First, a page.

Government attempts to plug the gap in staffing have a limited impact. One example of this is the Seasonal Workers Pilot Scheme, first introduced in March 2019. Originally designed to allow a limited number of migrants to work in the U.K. horticulture sector for 6 months, it was recently used to 5,000 HGV drivers (until February 2022) and 5,500 poultry workers (until December 2021). While these schemes will put a temporary seal over the leak, it will not solve them.
Resolving these staffing issues, especially in sectors where specialised training and specific qualifications are required, such as HGV driving and many roles in the public sector.
The recent move from net migration targets to a points-based immigration is designed to reduce the overall number of, and give the U.K. more choice over, people who arrive in the U.K. to work. It is vital to remember, however, that many U.K. employers rely on overseas talent, with 15% of workers in the NHS and 16% of the total U.K. workforce born outside the U.K. The fact that there has been a 36% decrease in the number of EU workers looking for work since Brexit is therefore concerning. While there is a possibility for Skilled Worker Sponsor Licences for more highly-skilled roles, the standard processing time for one is between 8-12 weeks, and only valid for four years. It is also important to repeat that this is only for more skilled roles, with many jobs in the public sector (especially in care) not qualifying as a skilled role for the sake of this scheme or the new points-based immigration system. More foreign labour will not be sufficient on its own to address the U.K. staff shortages.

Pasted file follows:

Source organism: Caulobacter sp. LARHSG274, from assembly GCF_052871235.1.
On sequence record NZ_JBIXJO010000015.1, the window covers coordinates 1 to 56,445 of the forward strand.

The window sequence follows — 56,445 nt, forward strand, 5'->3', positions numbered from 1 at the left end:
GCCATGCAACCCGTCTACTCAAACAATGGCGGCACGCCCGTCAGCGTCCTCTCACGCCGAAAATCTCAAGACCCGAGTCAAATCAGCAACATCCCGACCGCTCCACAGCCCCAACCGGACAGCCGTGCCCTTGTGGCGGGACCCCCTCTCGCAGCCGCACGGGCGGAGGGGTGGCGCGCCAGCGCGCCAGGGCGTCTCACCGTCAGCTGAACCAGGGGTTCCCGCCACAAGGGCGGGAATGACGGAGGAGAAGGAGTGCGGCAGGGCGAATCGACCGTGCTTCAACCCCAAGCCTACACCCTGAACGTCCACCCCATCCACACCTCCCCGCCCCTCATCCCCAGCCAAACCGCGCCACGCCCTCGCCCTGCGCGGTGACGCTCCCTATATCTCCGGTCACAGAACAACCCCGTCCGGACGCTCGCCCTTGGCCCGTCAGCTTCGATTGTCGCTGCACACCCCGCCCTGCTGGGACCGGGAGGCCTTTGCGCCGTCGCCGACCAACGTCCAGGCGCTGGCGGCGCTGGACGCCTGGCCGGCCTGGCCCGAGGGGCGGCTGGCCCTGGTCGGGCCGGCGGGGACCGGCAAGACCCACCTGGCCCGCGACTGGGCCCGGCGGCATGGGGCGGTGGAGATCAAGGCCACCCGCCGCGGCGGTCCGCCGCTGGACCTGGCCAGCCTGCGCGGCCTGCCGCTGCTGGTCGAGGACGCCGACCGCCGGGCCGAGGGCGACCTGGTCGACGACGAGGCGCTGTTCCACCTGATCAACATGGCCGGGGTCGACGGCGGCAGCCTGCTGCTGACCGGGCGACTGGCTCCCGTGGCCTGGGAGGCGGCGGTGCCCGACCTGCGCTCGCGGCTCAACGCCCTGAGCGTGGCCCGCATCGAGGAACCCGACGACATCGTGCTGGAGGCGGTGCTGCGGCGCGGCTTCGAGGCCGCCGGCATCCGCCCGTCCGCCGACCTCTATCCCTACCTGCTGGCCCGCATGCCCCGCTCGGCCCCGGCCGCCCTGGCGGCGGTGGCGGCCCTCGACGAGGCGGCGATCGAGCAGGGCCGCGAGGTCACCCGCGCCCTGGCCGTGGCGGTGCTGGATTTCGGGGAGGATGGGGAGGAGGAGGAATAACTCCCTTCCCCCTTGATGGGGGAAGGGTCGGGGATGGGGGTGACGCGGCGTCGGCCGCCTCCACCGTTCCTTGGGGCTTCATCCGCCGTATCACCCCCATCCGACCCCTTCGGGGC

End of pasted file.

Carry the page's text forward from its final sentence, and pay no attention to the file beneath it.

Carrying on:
The only way we are going to address this issue is by making better use of our domestic workforce – both by addressing skills gaps and by making jobs in certain sectors more appealing. Let us go through both individually.
Addressing Skills Gaps
Offering higher wages and more perks with a job only works if there are people sufficiently qualified to take the job in the first place. A recent study by the Open University showed that:
91% of businesses have struggled to find workers with the appropriate skillset over the past twelve months.
61% of business leaders saying the skills gap has widened over the past year.